Preschoolers need more outdoor time at child care centers is a post that says "Only 3 in 10 children had at least 60 minutes of a full child-care day outdoors for recess, as is recommended by guidelines. "
This concerns me, not only because so many children are playing so little outside... BUT mostly because outdoor play is seen as recess... For me outdoor and indoor play AND learning have equal value... one is not better than the other... both are equally vital as part of a balanced diet of play and learning... some days more out than in... some days more in than out... but everyday at least an hour of outdoor play, regardless of the weather... (unless it is extreme, and therefore harmful) I feel it is a little troubling that there is STILL this distinction between learning and play... that there is STILL this distinction between learning happening indoors and play happening outdoors... There are so many articles about the importance of outdoor play... but sometimes I feel it is becoming like a little separate movement of its own... rather than being properly integrated into the play and learning that happens in a young child's life. I remember the many dialogues about how to improve outdoor spaces at previous preschools I have worked at... and how we should value the outdoor space as a learning environment in the same way as the indoor space... and from my Swedish perspective learning and play are woven together... indoors, learning was not a sit down thing, learning was a hands on through play kind of thing... so please don't misinterpret my learning indoors and outdoors as taking sit down learning outside!! I agree that children need outdoor play... they need to learn through play. I also know that we as adults should not be hijacking their play either... we should not be controlling... but have guiding hands... we should not have a hidden agenda... but stimulating their natural curiosity...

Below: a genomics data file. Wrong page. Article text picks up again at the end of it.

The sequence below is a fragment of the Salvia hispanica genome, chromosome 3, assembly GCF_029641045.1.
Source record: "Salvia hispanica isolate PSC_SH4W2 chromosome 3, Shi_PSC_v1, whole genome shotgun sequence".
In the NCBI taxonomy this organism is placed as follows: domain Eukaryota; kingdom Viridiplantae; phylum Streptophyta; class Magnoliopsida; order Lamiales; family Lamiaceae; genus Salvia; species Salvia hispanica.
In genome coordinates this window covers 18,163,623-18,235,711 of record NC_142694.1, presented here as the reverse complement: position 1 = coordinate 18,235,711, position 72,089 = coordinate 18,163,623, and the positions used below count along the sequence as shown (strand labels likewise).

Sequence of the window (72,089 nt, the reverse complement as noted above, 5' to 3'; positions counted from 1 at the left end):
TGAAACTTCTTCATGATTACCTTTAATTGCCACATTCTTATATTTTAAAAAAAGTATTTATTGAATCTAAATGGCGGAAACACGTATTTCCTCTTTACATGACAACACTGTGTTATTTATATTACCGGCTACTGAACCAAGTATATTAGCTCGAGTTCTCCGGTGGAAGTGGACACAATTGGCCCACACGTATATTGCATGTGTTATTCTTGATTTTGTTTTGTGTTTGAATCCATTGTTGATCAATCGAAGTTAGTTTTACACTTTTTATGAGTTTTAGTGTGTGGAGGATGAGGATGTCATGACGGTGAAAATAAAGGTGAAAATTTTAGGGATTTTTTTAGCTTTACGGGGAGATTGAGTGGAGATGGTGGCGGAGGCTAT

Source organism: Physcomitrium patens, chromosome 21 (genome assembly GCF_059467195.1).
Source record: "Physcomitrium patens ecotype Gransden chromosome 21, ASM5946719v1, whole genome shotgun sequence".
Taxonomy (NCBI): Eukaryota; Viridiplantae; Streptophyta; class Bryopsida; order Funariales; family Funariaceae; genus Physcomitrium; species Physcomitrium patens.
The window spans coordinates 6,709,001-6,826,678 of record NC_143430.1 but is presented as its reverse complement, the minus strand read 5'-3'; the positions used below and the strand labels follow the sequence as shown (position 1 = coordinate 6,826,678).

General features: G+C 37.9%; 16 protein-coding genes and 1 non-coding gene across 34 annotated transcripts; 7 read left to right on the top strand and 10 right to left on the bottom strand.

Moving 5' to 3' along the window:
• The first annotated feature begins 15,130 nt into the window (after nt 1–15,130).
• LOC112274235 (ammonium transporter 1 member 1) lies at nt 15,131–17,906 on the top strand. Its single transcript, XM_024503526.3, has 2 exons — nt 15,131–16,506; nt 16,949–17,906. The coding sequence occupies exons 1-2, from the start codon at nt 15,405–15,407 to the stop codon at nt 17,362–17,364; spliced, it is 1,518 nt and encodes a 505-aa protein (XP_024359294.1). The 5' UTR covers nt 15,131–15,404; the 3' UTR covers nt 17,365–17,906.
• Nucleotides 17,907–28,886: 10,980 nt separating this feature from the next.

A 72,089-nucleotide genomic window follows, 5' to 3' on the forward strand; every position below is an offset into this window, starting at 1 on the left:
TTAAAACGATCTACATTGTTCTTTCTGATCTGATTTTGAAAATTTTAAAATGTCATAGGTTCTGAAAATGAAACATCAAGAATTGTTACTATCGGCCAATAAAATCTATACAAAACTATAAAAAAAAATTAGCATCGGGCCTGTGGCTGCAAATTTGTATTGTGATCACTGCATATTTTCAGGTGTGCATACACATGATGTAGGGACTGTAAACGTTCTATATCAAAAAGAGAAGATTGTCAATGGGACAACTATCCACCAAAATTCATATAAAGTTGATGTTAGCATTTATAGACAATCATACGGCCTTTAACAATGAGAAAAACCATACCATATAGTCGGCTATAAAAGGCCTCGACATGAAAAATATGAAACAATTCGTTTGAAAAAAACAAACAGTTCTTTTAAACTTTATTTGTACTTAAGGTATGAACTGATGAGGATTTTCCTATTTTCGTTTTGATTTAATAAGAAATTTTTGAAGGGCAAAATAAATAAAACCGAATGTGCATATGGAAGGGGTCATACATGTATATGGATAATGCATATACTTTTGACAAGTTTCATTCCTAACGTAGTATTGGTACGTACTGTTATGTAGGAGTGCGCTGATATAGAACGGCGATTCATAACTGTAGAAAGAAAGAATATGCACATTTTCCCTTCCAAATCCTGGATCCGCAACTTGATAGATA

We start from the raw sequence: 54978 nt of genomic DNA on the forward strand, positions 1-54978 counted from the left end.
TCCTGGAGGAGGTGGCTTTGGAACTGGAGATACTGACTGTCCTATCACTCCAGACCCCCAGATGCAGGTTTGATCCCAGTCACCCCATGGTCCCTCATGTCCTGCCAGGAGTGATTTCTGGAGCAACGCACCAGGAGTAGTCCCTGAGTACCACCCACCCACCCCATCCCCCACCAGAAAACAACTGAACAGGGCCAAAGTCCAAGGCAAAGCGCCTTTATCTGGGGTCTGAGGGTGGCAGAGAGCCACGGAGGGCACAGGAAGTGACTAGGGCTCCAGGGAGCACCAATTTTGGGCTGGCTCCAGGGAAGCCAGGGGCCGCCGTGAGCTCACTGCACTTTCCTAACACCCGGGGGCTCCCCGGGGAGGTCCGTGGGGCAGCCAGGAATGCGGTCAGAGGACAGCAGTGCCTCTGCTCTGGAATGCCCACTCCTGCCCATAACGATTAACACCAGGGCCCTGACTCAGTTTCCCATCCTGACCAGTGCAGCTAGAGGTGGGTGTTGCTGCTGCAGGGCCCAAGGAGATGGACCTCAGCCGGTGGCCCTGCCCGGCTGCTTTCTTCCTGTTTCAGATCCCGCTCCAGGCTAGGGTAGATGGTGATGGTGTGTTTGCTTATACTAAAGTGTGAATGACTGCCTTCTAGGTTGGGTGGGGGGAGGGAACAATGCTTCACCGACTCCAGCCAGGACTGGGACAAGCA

So if we are providing stimulating environments where the children can play... they will also learn. I am also aware that my role as an educator of young children is also to inspire and to challenge them... so part of the day is activity based... one activity every day to build on their play, to build on the knowledge... either to solidify it, or to expand, or to challenge it completely...
a sample of a week's activities provided have been